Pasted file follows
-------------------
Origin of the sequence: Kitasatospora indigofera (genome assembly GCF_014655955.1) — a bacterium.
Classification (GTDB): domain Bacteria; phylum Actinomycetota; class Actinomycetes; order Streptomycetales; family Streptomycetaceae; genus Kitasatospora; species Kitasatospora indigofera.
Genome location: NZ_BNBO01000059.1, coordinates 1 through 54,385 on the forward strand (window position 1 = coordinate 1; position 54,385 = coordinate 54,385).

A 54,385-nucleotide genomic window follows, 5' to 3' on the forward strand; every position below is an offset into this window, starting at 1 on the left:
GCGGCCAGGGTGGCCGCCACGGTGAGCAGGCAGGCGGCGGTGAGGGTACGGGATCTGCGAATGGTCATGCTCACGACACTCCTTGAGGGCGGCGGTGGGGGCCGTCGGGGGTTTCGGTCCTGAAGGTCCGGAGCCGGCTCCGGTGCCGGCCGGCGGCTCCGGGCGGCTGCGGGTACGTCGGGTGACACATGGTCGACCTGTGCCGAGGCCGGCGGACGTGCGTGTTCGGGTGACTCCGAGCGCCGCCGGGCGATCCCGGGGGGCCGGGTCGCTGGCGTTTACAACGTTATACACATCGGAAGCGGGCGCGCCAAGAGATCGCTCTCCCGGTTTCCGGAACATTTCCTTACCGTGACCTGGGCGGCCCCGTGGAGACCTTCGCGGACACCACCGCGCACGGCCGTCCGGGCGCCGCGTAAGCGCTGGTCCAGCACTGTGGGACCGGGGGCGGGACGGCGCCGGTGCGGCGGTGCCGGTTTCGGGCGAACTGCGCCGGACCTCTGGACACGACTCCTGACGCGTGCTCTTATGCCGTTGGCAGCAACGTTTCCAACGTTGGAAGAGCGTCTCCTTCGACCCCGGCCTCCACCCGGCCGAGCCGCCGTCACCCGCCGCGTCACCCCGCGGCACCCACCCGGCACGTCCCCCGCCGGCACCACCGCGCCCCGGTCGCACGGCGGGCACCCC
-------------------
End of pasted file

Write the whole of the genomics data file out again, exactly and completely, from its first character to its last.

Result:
Origin of the sequence: Kitasatospora indigofera (genome assembly GCF_014655955.1) — a bacterium.
Classification (GTDB): domain Bacteria; phylum Actinomycetota; class Actinomycetes; order Streptomycetales; family Streptomycetaceae; genus Kitasatospora; species Kitasatospora indigofera.
Genome location: NZ_BNBO01000059.1, coordinates 1 through 54,385 on the forward strand (window position 1 = coordinate 1; position 54,385 = coordinate 54,385).

A 54,385-nucleotide genomic window follows, 5' to 3' on the forward strand; every position below is an offset into this window, starting at 1 on the left:
GCGGCCAGGGTGGCCGCCACGGTGAGCAGGCAGGCGGCGGTGAGGGTACGGGATCTGCGAATGGTCATGCTCACGACACTCCTTGAGGGCGGCGGTGGGGGCCGTCGGGGGTTTCGGTCCTGAAGGTCCGGAGCCGGCTCCGGTGCCGGCCGGCGGCTCCGGGCGGCTGCGGGTACGTCGGGTGACACATGGTCGACCTGTGCCGAGGCCGGCGGACGTGCGTGTTCGGGTGACTCCGAGCGCCGCCGGGCGATCCCGGGGGGCCGGGTCGCTGGCGTTTACAACGTTATACACATCGGAAGCGGGCGCGCCAAGAGATCGCTCTCCCGGTTTCCGGAACATTTCCTTACCGTGACCTGGGCGGCCCCGTGGAGACCTTCGCGGACACCACCGCGCACGGCCGTCCGGGCGCCGCGTAAGCGCTGGTCCAGCACTGTGGGACCGGGGGCGGGACGGCGCCGGTGCGGCGGTGCCGGTTTCGGGCGAACTGCGCCGGACCTCTGGACACGACTCCTGACGCGTGCTCTTATGCCGTTGGCAGCAACGTTTCCAACGTTGGAAGAGCGTCTCCTTCGACCCCGGCCTCCACCCGGCCGAGCCGCCGTCACCCGCCGCGTCACCCCGCGGCACCCACCCGGCACGTCCCCCGCCGGCACCACCGCGCCCCGGTCGCACGGCGGGCACCCC